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Pflugers Arch. 2002 Jul;444(4):549-55. Epub 2002 May 29.

The epithelial sodium channel (ENaC) is intracellularly located as a tetramer.

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Department of Cell Physiology, Nijmegen Centre for Molecular Life Sciences, University Medical Centre Nijmegen, The Netherlands.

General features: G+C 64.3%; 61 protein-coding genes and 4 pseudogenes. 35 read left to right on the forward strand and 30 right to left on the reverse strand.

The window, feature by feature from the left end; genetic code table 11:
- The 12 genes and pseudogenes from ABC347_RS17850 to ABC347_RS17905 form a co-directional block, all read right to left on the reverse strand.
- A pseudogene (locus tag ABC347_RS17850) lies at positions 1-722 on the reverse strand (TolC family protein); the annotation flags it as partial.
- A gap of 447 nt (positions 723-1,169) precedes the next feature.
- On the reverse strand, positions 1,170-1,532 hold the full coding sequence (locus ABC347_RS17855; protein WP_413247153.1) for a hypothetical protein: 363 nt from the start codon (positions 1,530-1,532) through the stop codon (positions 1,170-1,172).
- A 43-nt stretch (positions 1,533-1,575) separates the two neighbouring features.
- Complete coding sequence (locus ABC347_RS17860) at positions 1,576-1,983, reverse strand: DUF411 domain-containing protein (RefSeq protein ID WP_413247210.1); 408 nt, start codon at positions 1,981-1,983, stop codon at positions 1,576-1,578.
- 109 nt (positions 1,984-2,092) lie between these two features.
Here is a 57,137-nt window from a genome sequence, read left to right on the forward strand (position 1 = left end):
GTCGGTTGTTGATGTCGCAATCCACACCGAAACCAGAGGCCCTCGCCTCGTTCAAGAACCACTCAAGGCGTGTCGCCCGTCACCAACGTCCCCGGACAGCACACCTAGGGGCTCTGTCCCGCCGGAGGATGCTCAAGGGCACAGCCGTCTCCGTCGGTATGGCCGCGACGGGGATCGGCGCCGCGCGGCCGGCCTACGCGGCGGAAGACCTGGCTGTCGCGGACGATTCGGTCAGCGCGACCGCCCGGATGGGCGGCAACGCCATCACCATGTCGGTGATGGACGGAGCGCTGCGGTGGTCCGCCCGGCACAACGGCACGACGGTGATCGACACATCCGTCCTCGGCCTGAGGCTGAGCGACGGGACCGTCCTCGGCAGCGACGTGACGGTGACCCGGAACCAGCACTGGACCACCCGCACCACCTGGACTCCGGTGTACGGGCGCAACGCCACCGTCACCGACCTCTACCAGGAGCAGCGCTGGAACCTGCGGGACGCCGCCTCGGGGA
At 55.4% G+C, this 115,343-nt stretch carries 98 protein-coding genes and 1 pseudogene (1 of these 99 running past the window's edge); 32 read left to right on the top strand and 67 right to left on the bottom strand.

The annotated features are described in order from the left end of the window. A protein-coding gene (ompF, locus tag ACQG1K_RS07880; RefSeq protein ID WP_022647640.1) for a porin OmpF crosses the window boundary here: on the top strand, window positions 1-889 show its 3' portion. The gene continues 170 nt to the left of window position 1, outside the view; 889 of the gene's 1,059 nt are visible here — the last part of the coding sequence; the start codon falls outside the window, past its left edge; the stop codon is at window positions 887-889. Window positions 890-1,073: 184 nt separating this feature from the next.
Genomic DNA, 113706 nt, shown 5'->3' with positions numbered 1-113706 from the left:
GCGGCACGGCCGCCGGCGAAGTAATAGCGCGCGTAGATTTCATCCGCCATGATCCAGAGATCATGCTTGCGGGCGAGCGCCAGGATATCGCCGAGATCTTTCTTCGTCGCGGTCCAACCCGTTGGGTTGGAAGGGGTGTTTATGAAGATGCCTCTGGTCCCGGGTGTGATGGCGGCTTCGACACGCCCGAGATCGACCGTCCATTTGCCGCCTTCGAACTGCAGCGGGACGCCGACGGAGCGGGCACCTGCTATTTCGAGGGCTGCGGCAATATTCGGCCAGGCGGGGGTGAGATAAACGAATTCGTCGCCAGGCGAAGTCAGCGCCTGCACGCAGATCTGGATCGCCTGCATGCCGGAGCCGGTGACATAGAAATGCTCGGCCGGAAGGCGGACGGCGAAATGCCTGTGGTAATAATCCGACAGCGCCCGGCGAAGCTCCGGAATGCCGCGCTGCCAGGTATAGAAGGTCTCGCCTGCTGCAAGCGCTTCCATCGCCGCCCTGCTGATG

The epithelial sodium channel (ENaC) plays an important role in Na(+) homeostasis by determining the Na(+) transport rate in so-called end-organs such as the renal collecting duct, distal colon, salivary and sweat gland ducts. ENaC is formed by heteromultimerization of three homologous subunits, termed alpha, beta, and gamma ENaC. The number of subunits and stoichiometry remain a matter of debate. In this study, sucrose gradient analysis of Xenopus laevis oocytes expressing rENaC revealed that ENaC forms heterotetramers, when the membrane fraction was solubilized in 0.1% (wt/vol) Na-deoxycholate. However, solubilization of the membrane proteins in higher concentrations of detergents dissociated the ENaC subunits of the tetramers in dimers. Co-immunoprecipitation studies with FLAG-tagged ENaC subunits suggest that during dissociation of ENaC tetramers the composition of dimers is completely random. Glycosidase digestion studies show that the ENaC subunits are retarded in the endoplasmic reticulum (ER) and pre-Golgi, whereas only a small fraction is inserted into the plasma membrane. Immunocytochemical analysis confirmed that ENaC is primarily located intracellularly. In addition, these findings are not restricted to the oocyte expression system, since identical results were found in rabbit connecting tubule and cortical collecting duct cells in primary culture and in rabbit colon.

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